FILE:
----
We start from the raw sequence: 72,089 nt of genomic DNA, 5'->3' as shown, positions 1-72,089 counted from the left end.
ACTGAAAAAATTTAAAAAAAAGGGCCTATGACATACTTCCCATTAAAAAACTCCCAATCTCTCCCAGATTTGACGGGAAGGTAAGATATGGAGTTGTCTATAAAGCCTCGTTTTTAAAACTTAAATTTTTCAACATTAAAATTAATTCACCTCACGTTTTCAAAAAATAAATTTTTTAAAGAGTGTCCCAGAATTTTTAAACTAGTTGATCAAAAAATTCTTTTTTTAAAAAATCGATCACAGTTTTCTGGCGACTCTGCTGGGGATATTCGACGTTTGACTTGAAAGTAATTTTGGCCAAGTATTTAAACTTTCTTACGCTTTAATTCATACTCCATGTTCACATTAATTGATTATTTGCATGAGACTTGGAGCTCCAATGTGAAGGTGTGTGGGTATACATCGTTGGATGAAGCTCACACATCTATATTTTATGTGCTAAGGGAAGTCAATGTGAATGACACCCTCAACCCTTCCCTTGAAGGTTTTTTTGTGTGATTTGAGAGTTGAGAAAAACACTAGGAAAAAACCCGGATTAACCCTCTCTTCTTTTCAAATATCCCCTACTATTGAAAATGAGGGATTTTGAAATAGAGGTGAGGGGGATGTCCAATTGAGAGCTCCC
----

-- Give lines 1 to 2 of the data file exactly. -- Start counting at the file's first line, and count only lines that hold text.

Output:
We start from the raw sequence: 72,089 nt of genomic DNA, 5'->3' as shown, positions 1-72,089 counted from the left end.
ACTGAAAAAATTTAAAAAAAAGGGCCTATGACATACTTCCCATTAAAAAACTCCCAATCTCTCCCAGATTTGACGGGAAGGTAAGATATGGAGTTGTCTATAAAGCCTCGTTTTTAAAACTTAAATTTTTCAACATTAAAATTAATTCACCTCACGTTTTCAAAAAATAAATTTTTTAAAGAGTGTCCCAGAATTTTTAAACTAGTTGATCAAAAAATTCTTTTTTTAAAAAATCGATCACAGTTTTCTGGCGACTCTGCTGGGGATATTCGACGTTTGACTTGAAAGTAATTTTGGCCAAGTATTTAAACTTTCTTACGCTTTAATTCATACTCCATGTTCACATTAATTGATTATTTGCATGAGACTTGGAGCTCCAATGTGAAGGTGTGTGGGTATACATCGTTGGATGAAGCTCACACATCTATATTTTATGTGCTAAGGGAAGTCAATGTGAATGACACCCTCAACCCTTCCCTTGAAGGTTTTTTTGTGTGATTTGAGAGTTGAGAAAAACACTAGGAAAAAACCCGGATTAACCCTCTCTTCTTTTCAAATATCCCCTACTATTGAAAATGAGGGATTTTGAAATAGAGGTGAGGGGGATGTCCAATTGAGAGCTCCC